Low Head Pilot Station

Thursday 13th - 14th February 2003

Thursday 13th February
12.00 - 1.00pm arrival
Visit museum, drink coffee tea etc.

1.00 - 2.10 Session 1 - Identity/identification
Linn Miller (Philosophy) - 'Lost and Longing: A Pathology of Peter Read's Belonging'
Mitchell Rolls (Riawunna) - 'Fucking Whites': Inverting the Politics of Miscegenation

2.20 -3.30 Session 2 - History-Place
Pam Allen (Asian Languages and Studies) - Appropriating paradise: "Our beautiful Bali".
Iain McFarlane (History) - Cape Grim Revisited: Keith Windschuttle gets a serve

3.30 - 4.00 Afternoon tea

4.00 - 5.10 Session 3 - Convict Complications: Survival and Cruelty
Cassandra Pybus (History) - 'Black Jack' Williams: slave, convict and sealer
Meg Dillon (History) - Spies Inside the Gangs: Survival and the Culture of Cruelty

5.15 - 6.00 - ARC Linkages
Mobo Gao & Cassandra Pybus on the Chinese Imprint project
Andrew Pirie on Low Head Precinct project

Friday 14th February
11.15 - 12.30 Site Tour of Low head Pilot Station
With Peter Cox and others

12.30 - 1.15 Lunch

1.15 - 2.30 - Community Connections:
Trevor Sofield on CRC Tourism funding
Lucy Frost to lead a discussion on possible connections with Low Head

2.30 - 3.15 - A sense of Place
Julie Gough on her recent work

3.15 - 3.45 Afternoon tea and depart

For further information contact Cassandra Pybus


The first seminar for 2002, the Language and Landscape seminar, was held at the Grange at Campbelltown on Friday 22 February. For further information, please contact the seminar convenor, Dr Cassandra Pybus . See the programme for details of the day.

The second seminar for 2002 was held at the Willow Court Precinct, New Norfolk, on Friday 19 July 2002. Please contact the seminar convenors Anna Johnston (anna.johnston@utas.edu.au) or Lucy Frost for further information. Information on the programme and the site is also available.

The third seminar for 2002, History from things, was Hosted by the School of Visual & Performing Arts, University of Tasmania in association with the Queen Victoria Museum and Art Gallery. For further information contact Deborah Malor.


The second research seminar for 2001, Hybridity and Diaspora, was held on Friday 27th July at the Hobart Campus of the University of Tasmania. For more information please contact Anna Johnston, English and European Languages and Literatures, University of Tasmania. See programme and other details about the day.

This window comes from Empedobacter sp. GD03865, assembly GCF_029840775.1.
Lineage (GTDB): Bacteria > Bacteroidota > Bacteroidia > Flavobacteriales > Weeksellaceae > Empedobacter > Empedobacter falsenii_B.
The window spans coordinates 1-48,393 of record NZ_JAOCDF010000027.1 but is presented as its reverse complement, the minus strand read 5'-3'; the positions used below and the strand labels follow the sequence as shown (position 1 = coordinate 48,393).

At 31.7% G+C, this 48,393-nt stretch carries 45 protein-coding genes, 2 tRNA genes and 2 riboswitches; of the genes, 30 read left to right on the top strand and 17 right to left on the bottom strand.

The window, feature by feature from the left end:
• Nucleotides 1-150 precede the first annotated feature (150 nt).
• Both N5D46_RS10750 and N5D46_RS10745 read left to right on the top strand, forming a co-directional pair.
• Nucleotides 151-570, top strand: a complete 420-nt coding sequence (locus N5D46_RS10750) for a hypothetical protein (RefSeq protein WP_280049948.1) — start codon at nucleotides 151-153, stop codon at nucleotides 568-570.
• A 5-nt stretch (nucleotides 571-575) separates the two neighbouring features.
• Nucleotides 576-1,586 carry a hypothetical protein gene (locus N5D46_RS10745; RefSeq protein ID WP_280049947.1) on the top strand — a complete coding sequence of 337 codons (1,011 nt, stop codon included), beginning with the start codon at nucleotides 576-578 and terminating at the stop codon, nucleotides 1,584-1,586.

The first research seminar for 2001 was held on Friday 16 February at the early colonial homestead of Somercotes, near Ross, in the midlands of Tasmania. For more information please contact Anna Johnston, English and European Languages and Literatures, University of Tasmania. See programme and other details about the day.

Somercotes was settled in 1823 by Captain Samuel Horton and is one of a select number of Australian properties that has remained in continual family ownership. Apart from the significant buildings and other artefacts remaining, it is the site of rich personal and cultural history.

As well as the Georgian homestead, the cottages built for the indentured labourers have been preserved and are now available as 4 star colonial accommodation, while the original ticket-of-leave quarters have been restored to serve as a small conference centre where the seminar will be held.

The homestead was built with every possible protection against the danger of attack by Aboriginals or bushrangers. All windows were fitted with a internal and external cedar shutters, the doors and windows were barred, while the courtyard was secured by a high sandstone wall topped with an iron palisade. Nevertheless, in 1843, Somercotes was attacked by the famous outlaw, Martin Cash, and two fellow bushrangers. In the affray a shot was fired that lodged in the architrave of the front door where it can be seen today. A contemporary account of the attack, written by an American convict, Samuel Snow, who was working on a neighbouring property, can be read on the International Centre for Convict Studies site.

'tense past' an exhibition of art work by Julie Gough was held at the Plimsoll Gallery, School of Art, University of Tasmania, Hobart, in February 2001. This site also hosts an online exhibition of Julie's work, Artworks and Stories.

Julie also made two midlands highway works for the "10 Days on the Island Festival" which was held from 28 March - 8th April. These works are about the past seeping into the present, and about how we view things like ice, water, air, fire as commodities today. For more information see the Festival site.

Julie is a researcher at Colonialism and its aftermath, an artist and a postgraduate student of the School of Arts, University of Tamania. She also works as an Interpretation Officer (Aboriginal Culture) for the Parks and Wildlife Service, Hobart. The exhibition will be part of Julie's PhD submission. Follow this link to see more of Julie's art works. (The work at the right of this page is taken from The whispering sands (Ebb Tide), 1998 series.)